The price of bitcoins has surged. But some law enforcement officials are worried about crime tied to the mostly anonymous currency.
Are tight regulations to come? Do politicians see a currency they can't track or control as a threat -- or an asset?
It's anyone's guess. But it's clear bitcoins are growing in popularity. The price of the currency soared to a new all-time high of $675 Monday, up from only $12 a year ago. Without meddling banks in between transactions, bitcoins trade seamlessly and offer nearly as much privacy as cash.
That's why the Senate Committee on Homeland Security and Government Affairs is hearing from various sides Monday. According to prepared statements from the Justice Department, an official at the DOJ said it needs more help catching criminals who use the secretive currency. Meanwhile, Bitcoin users want the government to back off and let the system blossom.
Law enforcement doesn't like the anonymity: There are legitimate uses for bitcoins. But it's also being used to anonymously buy drugs, hire assassins, trade child porn and dodge taxes.
The nation's acting assistant attorney general, Mythili Raman, described the more notorious ways bitcoins are being used. She mentioned the recent FBI shutdown of Silk Road, an online black market. Illicit drugs and services -- like hacking -- were sold there using the (mostly) untraceable currency. The agency arrested its alleged founder and seized 170,000 BTC, valued at $101 million as of Monday afternoon.
The way bitcoins are transacted -- using coded wallets and special keys that don't need real names -- enables substantial privacy. Raman said that makes it more difficult to follow the money and catch criminals. It would be easier to fight crime with "appropriate anti-money laundering and know-your-customer controls," she said.
Along those lines, there are concerns that those making money from sex trafficking and pornography involving children have started to adopt Bitcoin.
The International Centre for Missing and Exploited Children noted how anonymity offered by Bitcoin has made it the currency of choice for predators. The nonprofit group's president, Ernie Allen, says he's not against the digital economy. But he wants it less private.
"If the perception of anonymity diminishes, we believe the criminal use will diminish with it," he said in prepared remarks.
Edward Lowery III, who leads the Secret Service's criminal investigative division, added that the technologically complex Bitcoin system makes it hard for everyday agents to stay on targets' tails. They need more tech-savvy investigators than the agency can currently afford.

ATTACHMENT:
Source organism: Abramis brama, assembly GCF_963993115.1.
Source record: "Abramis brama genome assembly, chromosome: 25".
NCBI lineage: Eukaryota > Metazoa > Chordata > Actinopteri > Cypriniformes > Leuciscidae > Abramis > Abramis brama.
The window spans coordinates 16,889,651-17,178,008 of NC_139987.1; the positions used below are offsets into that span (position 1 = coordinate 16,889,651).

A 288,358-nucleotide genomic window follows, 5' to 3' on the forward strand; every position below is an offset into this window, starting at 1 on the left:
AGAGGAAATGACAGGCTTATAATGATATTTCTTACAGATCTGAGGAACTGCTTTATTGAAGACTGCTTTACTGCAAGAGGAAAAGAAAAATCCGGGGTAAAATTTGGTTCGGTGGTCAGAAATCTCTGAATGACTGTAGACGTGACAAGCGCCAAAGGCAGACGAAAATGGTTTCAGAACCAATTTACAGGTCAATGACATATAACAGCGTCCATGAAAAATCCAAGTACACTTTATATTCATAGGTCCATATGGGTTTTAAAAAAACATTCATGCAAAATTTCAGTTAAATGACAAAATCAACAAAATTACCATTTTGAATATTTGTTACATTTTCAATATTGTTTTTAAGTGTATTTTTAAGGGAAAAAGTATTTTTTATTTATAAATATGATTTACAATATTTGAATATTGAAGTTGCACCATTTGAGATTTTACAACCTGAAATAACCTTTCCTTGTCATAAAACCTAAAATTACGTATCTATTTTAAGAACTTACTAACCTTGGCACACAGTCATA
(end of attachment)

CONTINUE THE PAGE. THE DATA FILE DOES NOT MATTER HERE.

Also chiming in was the potential regulator that could one-day ruin the unregulated Bitcoin party: The Treasury Department.
Treasury already issued guidance in March saying that groups exchanging bitcoins must register with the government and keep records. Everyday bitcoin users remain unregulated. Jennifer Shasky Calvery is head of the department's financial crimes unit and warned about leaving the bitcoin community untouched.
"One of our biggest challenges is striking the right balance between the costs and benefits of regulation," she said.
The Bitcoin community doesn't want too much regulation: Fans of Bitcoin say the currency is going mainstream, and it's not just for internet weirdos. That's why they want the government to give it a chance to grow and thrive without tacking on burdensome rules.
The Bitcoin Foundation, a group that seeks to strengthen the digital system, is trying to convince politicians the currency works as is.
"The American people have been reminded this year of reasons to be concerned for their privacy," says the group's attorney, Patrick Murck, referencing the recent disclosures about unwarranted government spying on innocent citizens.
The group also notes that meetings with financial regulators have gone well so far, but the Treasury Department should have met with Bitcoin supporters before taking a stance earlier this year.
Academic researchers say that coming down too hard on the digital currency could push its innovative potential abroad.
Jerry Brito, a senior research fellow at George Mason University's Mercatus Center, feels that entrepreneurs have a lot to gain from bitcoins. Without banks, they're also more accessible to the world's poorest. Plus, they're not controlled by a central bank that can run rampant printing money and bring on hyperinflation.
But regulators can't get their heads around it. They might want to treat it as a foreign currency, a commodity or a payments network -- but it's not any of those. However, stopping it would be a dumb move.
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